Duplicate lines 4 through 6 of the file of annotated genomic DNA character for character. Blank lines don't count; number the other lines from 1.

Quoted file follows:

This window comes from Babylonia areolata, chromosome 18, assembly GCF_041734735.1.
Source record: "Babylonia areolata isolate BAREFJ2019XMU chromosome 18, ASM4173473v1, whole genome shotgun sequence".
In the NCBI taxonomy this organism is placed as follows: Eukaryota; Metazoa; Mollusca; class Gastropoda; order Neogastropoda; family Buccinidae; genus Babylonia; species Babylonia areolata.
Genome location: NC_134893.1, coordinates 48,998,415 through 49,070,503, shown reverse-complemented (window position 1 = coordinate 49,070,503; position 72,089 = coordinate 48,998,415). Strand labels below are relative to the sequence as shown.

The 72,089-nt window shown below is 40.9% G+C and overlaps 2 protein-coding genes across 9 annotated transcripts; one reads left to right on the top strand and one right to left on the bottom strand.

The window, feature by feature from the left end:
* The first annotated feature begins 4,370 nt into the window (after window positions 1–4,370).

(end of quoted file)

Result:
Genome location: NC_134893.1, coordinates 48,998,415 through 49,070,503, shown reverse-complemented (window position 1 = coordinate 49,070,503; position 72,089 = coordinate 48,998,415). Strand labels below are relative to the sequence as shown.

The 72,089-nt window shown below is 40.9% G+C and overlaps 2 protein-coding genes across 9 annotated transcripts; one reads left to right on the top strand and one right to left on the bottom strand.

The window, feature by feature from the left end: